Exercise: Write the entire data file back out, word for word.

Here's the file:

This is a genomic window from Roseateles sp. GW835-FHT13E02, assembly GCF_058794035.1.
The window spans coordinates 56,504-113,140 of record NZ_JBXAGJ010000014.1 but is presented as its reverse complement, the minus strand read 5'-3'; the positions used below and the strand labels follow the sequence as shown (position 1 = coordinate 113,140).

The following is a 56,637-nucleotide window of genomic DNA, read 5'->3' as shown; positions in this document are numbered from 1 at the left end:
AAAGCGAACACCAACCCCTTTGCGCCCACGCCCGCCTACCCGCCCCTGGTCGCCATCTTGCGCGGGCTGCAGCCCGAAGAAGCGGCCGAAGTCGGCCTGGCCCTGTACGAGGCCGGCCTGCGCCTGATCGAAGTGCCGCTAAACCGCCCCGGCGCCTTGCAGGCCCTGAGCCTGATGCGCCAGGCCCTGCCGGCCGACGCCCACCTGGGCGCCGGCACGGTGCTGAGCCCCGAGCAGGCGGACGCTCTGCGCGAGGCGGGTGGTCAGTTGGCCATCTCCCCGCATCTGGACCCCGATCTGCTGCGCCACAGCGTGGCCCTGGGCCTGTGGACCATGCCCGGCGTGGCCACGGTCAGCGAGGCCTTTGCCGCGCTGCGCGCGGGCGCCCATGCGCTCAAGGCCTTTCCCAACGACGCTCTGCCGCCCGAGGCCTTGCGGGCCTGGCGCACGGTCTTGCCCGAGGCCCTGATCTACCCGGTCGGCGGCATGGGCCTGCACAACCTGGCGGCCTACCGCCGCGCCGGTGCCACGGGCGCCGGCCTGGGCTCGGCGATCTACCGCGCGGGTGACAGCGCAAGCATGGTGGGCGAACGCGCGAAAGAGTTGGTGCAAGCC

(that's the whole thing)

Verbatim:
This is a genomic window from Roseateles sp. GW835-FHT13E02, assembly GCF_058794035.1.
The window spans coordinates 56,504-113,140 of record NZ_JBXAGJ010000014.1 but is presented as its reverse complement, the minus strand read 5'-3'; the positions used below and the strand labels follow the sequence as shown (position 1 = coordinate 113,140).

The following is a 56,637-nucleotide window of genomic DNA, read 5'->3' as shown; positions in this document are numbered from 1 at the left end:
AAAGCGAACACCAACCCCTTTGCGCCCACGCCCGCCTACCCGCCCCTGGTCGCCATCTTGCGCGGGCTGCAGCCCGAAGAAGCGGCCGAAGTCGGCCTGGCCCTGTACGAGGCCGGCCTGCGCCTGATCGAAGTGCCGCTAAACCGCCCCGGCGCCTTGCAGGCCCTGAGCCTGATGCGCCAGGCCCTGCCGGCCGACGCCCACCTGGGCGCCGGCACGGTGCTGAGCCCCGAGCAGGCGGACGCTCTGCGCGAGGCGGGTGGTCAGTTGGCCATCTCCCCGCATCTGGACCCCGATCTGCTGCGCCACAGCGTGGCCCTGGGCCTGTGGACCATGCCCGGCGTGGCCACGGTCAGCGAGGCCTTTGCCGCGCTGCGCGCGGGCGCCCATGCGCTCAAGGCCTTTCCCAACGACGCTCTGCCGCCCGAGGCCTTGCGGGCCTGGCGCACGGTCTTGCCCGAGGCCCTGATCTACCCGGTCGGCGGCATGGGCCTGCACAACCTGGCGGCCTACCGCCGCGCCGGTGCCACGGGCGCCGGCCTGGGCTCGGCGATCTACCGCGCGGGTGACAGCGCAAGCATGGTGGGCGAACGCGCGAAAGAGTTGGTGCAAGCC